David Bakhtiari is approaching the 18-month mark following the ACL injury that prematurely ended not only his 2020 season but also severely dampened the Green Bay Packers’ hopes for a title that season — and the following as well. With OTAs underway at Lambeau Field, Bakhtiari was present but not an active participant in this voluntary portion of the offseason schedule. In and of itself, that isn’t necessarily a concern right now. But it could quickly develop into a full-fledged panic once the Packers get closer to the season.
Different players have different approaches to offseason workouts (see Rodgers, Aaron), but if there’s another player who’s earned the right to approach OTAs in his own way, it’s Bakhtiari. He’s entering his age-31 season, and he’s been named first- or second-team All-Pro by the Associated Press in each of the last five seasons that he’s been healthy. In other words, Bakhtiari is a veteran, he’s one of the best on the planet at what he does, and he has an idea of what it takes to get to that level. Plus, this was always part of the plan, according to the team.
At least from a fan’s perspective, part of the concern is the hypothetical what-could-have-been of the previous two seasons had Bakhtiari been healthy. Does Green Bay hold up better against the Tampa Bay Buccaneers’ front-seven in the NFC Championship with Bakhtiari in the fold? Shaq Barrett had three sacks in that game, and Jason Pierre-Paul added two. Does he help the Packers hold off Nick Bosa and Arik Armstead, each of whom had two sacks, and allow Aaron Jones to get to more than 41 rushing yards against the San Francisco 49ers last season? The answer to those questions is most undoubtedly a yes. The tantalizing nature of the last few seasons makes this fanbase that much closer to a collective freakout if things fall apart this season before it even gets started.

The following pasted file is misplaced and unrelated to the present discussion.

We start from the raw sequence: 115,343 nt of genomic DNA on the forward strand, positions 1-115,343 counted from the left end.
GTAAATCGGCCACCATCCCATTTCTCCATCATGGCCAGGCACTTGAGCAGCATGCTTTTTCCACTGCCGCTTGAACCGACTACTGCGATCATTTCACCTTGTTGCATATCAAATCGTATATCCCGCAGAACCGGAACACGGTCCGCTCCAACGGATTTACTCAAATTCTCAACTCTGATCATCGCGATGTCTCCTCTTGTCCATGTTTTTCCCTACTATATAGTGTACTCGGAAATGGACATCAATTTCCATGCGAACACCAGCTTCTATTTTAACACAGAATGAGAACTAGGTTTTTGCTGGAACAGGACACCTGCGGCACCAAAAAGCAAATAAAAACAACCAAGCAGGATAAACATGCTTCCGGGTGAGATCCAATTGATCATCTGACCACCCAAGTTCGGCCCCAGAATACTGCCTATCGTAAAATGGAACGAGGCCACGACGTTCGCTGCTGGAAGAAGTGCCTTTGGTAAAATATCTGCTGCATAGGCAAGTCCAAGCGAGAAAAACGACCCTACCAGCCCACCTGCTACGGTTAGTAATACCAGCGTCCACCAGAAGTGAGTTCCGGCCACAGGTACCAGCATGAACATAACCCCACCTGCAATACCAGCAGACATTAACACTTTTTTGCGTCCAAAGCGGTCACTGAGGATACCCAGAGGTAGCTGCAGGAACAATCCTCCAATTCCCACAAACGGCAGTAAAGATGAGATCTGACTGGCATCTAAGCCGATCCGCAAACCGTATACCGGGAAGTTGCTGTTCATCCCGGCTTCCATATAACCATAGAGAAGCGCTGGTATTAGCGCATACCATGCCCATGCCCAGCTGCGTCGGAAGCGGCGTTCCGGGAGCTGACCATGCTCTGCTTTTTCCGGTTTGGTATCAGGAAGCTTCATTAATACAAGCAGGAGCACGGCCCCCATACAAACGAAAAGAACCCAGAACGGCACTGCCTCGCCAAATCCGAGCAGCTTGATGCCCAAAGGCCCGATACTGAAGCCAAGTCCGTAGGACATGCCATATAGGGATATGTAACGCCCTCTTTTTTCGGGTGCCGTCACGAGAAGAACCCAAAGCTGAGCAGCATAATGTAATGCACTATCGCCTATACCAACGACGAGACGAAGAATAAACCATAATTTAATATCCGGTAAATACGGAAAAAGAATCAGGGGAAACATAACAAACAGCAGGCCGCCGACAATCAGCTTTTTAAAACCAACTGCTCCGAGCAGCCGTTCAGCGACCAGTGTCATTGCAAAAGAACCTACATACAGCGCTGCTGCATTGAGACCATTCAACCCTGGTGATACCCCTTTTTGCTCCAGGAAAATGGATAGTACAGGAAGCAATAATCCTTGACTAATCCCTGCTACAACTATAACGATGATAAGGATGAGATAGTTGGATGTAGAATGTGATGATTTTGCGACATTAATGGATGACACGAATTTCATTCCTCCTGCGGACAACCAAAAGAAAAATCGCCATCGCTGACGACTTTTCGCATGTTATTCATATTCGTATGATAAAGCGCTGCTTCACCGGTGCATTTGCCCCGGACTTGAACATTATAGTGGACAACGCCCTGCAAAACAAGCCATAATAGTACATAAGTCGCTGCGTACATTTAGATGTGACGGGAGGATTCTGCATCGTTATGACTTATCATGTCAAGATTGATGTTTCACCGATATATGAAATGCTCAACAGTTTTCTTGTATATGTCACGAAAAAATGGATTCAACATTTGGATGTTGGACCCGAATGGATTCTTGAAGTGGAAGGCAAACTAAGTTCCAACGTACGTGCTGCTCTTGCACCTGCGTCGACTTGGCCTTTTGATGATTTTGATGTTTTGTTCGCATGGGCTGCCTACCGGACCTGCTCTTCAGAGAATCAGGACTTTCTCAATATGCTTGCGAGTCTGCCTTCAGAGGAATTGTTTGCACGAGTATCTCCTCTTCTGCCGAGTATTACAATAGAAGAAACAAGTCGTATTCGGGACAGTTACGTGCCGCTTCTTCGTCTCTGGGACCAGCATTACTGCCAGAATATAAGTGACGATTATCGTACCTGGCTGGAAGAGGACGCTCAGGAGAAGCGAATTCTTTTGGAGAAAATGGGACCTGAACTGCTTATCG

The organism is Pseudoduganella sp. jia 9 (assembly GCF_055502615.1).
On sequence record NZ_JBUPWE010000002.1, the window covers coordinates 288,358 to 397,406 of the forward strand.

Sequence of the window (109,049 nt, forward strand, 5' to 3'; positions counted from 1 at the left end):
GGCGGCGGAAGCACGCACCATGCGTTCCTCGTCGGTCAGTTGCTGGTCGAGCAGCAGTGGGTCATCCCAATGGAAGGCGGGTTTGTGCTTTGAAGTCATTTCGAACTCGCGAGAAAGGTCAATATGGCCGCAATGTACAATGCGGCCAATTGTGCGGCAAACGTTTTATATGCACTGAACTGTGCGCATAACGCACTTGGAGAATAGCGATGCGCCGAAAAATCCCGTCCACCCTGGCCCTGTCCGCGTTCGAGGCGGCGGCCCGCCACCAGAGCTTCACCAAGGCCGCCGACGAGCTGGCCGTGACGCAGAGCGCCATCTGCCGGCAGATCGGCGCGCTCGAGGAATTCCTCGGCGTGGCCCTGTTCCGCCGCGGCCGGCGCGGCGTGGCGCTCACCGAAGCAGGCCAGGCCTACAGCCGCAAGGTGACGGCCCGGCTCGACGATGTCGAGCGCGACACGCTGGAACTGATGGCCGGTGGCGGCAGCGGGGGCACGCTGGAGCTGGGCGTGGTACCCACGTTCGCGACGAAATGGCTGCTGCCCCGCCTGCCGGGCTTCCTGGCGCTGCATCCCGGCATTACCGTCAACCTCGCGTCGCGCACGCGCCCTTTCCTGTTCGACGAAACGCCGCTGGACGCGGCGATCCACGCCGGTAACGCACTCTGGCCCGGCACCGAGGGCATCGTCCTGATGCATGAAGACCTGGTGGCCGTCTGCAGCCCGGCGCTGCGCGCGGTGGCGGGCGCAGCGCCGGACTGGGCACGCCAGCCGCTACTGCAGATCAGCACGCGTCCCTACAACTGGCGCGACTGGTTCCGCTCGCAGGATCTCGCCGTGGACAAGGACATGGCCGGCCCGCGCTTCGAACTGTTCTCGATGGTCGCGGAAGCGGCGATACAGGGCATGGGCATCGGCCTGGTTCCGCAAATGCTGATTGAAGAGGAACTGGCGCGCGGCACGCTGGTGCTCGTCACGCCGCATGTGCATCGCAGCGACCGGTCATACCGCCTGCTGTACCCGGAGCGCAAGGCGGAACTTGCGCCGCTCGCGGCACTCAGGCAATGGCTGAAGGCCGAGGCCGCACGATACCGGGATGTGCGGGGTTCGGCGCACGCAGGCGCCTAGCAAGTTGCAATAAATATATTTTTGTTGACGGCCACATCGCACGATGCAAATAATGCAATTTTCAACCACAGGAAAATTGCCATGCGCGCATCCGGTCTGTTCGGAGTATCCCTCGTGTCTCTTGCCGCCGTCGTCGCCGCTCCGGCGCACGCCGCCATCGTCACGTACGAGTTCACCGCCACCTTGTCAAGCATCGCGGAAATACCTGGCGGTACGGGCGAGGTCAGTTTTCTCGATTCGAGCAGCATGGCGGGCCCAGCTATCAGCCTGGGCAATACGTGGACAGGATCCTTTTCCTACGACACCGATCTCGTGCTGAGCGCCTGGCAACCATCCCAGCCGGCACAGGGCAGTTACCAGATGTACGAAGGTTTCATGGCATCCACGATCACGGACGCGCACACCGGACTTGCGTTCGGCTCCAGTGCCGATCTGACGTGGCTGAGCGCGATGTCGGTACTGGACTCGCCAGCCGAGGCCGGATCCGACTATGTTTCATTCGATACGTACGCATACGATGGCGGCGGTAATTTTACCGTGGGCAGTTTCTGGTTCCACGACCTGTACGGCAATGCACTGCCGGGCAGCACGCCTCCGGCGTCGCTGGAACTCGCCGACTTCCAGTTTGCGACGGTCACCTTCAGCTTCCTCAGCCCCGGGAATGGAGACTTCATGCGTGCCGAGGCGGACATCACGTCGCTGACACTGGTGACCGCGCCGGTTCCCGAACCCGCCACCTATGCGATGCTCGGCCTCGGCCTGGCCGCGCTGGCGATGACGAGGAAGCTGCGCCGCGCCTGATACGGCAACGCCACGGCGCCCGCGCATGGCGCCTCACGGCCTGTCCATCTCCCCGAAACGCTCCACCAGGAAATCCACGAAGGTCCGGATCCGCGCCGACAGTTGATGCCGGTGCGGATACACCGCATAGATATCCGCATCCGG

Read into Matt LaFleur’s tone all you want, but what the Packers coach said to the media on Tuesday makes total sense. LaFleur says Bakhtiari is close, citing the Detroit Lions game he appeared in at the end of last season. He also mentioned that he’s “played a lot of ball,” and it made sense to keep the All-Pro out of this voluntary portion of the offseason.
A few days after the playoff loss to the 49ers, Bakhtiari gave a very candid interview with Aaron Nagler of Cheesehead TV. He described his injury in-depth, the procedures he had to fix it, and the obstacles he went through in preparing himself to return for the 2021 season. In hindsight, it’s easy to see why Bakhtiari wasn’t able to play during the season and couldn’t dress for the postseason. However, he’s very optimistic about his future and says that the main thing that he and his knee need is time.
The hurdle you want to get over is having a full recovery from an ACL. I know my ACL is good. My meniscus is good, they cut out like 10-15% of it. It’s just my knee needing rest. Structurally, it’s good. Just need to take this time off.
Rest. Time. These are things that can be hard to understand as a fan. But the team is looking at this from a big-picture perspective. Bakhtiari has had enough success in his career to more than earn the benefit of the doubt. Green Bay has added a great deal of depth through the draft, which isn’t a signal that they’re worried about Bakhtiari. Instead, that’s just what good teams do. If we get further into training camp and more ominous-sounding reports start to leak out, we can raise an eyebrow. If he misses actual game time, I’ll be worrying too. For now, Bakhtiari is taking a well-earned cautious approach, and rightfully so, considering the calendar has just flipped over to June.